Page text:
There’s a point in the writing of any song when I hit a wall of frustration and I wonder how the hell I did this the fifty or so previous times. So I’ve become a bit self aware of my own processes for songwriting. You may have noticed a new song on soundcloud, titled Sad Spanish Songs, I started working on it Friday so it’s all fresh and I can remember the details.
Not surprisingly the inspiration for Sad Spanish Songs was a sad spanish song. On Criminal Minds (there are a lot of little inspirations from CM and even one song specifically about one episode. Other shows too, Bones was really good for that.) a dying woman, a spanish nanny, was singing to a baby and it was an amazingly sad piece of music. I thought maybe I’d look into some spanish stuff for some more tools to put in my box and I thought of the phrase Sad Spanish Songs. And hears where coincidence comes in, the next morning at work, this would friday morning, we listened to some Flogging Molly including two of my favourite amazingly sad songs The Sun Never Shines On Closed Doors and Grace Of God Go I, If I could tally up all the ideas that never got out of the idea phase for lack of reminders and secondary inspiration I’m sure it would be in the thousands. Anyway it’s during Grace Of God that the idea became much more realized and I came up with a rough version of the opening lines and the theme of the song. Unfortunately I was at work and we were busy so I drew an S on my arm and sang silentishly to myself for the rest of the shift.
When I got home I pick up the guitar first and tried to find the melody but single note melodies sound thin on a guitar and playing guitar doesn’t cause me to experiment so I went to the piano. A few times recently I’ve been able to find the melody I’m thinking of with my right hand and then figure out the chords with my left. It’s a new tool in the box so to speak. So that’s what I did and that’s how the verse chords came about for Sad Spanish Songs. So I went back to the guitar and played them over and over and over improvising lyrics and jotting down the good ones. The other chord progression in the song grew out of that time. Ball park I worked on it for 4 hours Friday night. Weekend mornings I always close myself in the studio with a notebook, all my instruments, and a pot of coffee. Probably another four hours and the lyrics were done. I demoed it on my Boss BR80 (which I call Tom Brady) and that’s the version people could hear online Saturday afternoon.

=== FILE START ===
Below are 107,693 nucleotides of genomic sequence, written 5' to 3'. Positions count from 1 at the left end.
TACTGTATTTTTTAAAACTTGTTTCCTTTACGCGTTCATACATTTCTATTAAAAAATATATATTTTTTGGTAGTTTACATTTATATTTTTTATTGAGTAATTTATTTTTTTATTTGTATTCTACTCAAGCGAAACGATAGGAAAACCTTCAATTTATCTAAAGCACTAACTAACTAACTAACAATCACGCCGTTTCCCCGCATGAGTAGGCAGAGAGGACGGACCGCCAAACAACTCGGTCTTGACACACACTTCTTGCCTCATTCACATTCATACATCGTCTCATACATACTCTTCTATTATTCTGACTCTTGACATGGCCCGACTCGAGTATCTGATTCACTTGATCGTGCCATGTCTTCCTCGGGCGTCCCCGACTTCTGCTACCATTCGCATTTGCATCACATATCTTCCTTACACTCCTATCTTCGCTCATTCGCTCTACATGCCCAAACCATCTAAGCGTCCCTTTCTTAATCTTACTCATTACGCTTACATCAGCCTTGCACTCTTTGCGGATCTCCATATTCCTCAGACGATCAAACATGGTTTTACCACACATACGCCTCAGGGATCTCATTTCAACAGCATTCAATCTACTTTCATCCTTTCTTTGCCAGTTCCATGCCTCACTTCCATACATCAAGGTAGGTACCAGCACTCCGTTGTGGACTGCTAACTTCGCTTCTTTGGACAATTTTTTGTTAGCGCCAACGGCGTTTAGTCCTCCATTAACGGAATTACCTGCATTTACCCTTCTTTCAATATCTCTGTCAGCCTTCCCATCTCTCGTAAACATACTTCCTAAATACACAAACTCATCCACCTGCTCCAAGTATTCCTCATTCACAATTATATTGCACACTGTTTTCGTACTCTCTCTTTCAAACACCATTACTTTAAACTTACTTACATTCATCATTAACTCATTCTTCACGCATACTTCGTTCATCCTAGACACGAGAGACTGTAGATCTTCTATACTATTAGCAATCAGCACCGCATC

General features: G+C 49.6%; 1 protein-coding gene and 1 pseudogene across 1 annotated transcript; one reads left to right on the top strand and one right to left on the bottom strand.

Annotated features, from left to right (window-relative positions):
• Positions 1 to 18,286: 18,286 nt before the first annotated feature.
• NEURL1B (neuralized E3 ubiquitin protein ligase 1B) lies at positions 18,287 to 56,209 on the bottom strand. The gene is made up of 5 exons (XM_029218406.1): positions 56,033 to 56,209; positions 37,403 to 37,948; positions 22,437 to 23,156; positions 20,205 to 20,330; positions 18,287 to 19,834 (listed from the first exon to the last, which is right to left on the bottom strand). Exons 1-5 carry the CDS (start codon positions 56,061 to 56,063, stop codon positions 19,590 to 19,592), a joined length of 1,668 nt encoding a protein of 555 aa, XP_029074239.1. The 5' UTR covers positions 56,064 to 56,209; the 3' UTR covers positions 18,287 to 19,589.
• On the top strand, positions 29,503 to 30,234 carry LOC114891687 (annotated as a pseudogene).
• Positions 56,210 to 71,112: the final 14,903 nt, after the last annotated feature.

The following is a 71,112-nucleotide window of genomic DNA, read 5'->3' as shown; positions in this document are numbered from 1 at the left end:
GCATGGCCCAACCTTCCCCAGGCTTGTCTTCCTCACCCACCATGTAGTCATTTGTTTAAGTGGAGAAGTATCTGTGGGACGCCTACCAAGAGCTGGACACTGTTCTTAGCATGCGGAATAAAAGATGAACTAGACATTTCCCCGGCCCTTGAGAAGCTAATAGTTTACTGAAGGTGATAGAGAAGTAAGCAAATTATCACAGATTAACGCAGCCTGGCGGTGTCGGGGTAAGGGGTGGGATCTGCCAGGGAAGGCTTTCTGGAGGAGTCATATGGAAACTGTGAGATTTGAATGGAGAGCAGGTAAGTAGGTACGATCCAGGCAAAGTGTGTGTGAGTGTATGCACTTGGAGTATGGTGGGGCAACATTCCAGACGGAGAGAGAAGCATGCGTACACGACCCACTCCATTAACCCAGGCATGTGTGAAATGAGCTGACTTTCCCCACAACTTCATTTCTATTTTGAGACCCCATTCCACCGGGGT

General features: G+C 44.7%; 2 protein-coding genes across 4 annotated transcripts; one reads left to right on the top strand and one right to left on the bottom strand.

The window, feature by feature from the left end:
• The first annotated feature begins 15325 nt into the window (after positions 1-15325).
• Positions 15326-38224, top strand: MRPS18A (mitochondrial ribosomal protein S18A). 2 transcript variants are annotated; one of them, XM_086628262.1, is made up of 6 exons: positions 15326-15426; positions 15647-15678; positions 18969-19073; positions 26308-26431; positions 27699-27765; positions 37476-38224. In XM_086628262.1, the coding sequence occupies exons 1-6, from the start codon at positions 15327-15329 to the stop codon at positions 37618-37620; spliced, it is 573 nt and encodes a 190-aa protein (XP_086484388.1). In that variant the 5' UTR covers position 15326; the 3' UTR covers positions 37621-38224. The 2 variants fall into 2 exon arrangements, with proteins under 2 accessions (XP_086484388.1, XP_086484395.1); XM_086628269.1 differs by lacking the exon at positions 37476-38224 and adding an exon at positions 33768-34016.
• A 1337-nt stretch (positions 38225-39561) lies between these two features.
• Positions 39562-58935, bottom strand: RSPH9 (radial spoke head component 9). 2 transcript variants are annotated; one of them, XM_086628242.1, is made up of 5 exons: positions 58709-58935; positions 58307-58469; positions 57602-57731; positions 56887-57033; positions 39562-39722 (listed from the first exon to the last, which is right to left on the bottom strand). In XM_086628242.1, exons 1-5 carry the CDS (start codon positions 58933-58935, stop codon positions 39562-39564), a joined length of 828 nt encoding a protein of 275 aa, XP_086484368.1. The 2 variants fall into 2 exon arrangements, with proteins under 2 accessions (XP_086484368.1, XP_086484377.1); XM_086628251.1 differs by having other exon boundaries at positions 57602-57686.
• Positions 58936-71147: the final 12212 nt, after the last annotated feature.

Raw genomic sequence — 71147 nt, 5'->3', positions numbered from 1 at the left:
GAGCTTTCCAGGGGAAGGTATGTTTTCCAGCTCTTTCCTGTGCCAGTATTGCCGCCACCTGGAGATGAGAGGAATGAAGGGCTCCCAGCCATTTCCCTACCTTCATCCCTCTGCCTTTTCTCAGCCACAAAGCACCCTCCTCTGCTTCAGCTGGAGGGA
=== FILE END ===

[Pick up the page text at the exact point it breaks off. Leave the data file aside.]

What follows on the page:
I don’t feel like this has a place in Greystone Gardens, it just feels like an Alastair Robertson song. For it’s celticy roots, lack of drums, and the fact that it feels so personal, so literally and specifically about me. It’s me talking to my close friends. There’s deeply personal stuff in the Greystone writing, Songs I Wish I Didn’t Have To Write, is the most personal and specific thing I may have ever written but it feels like it’s not for any exact listener, in fact I feel like it’s best listened to by someone who doesn’t know me. Whereas other songs feel like they’re part of my eulogy and while not totally private they do require a lot of prior knowledge to have an impact.
The purpose of songwriting for me is to better know myself and share that in the hope that the sum total of my life can be known to someone else.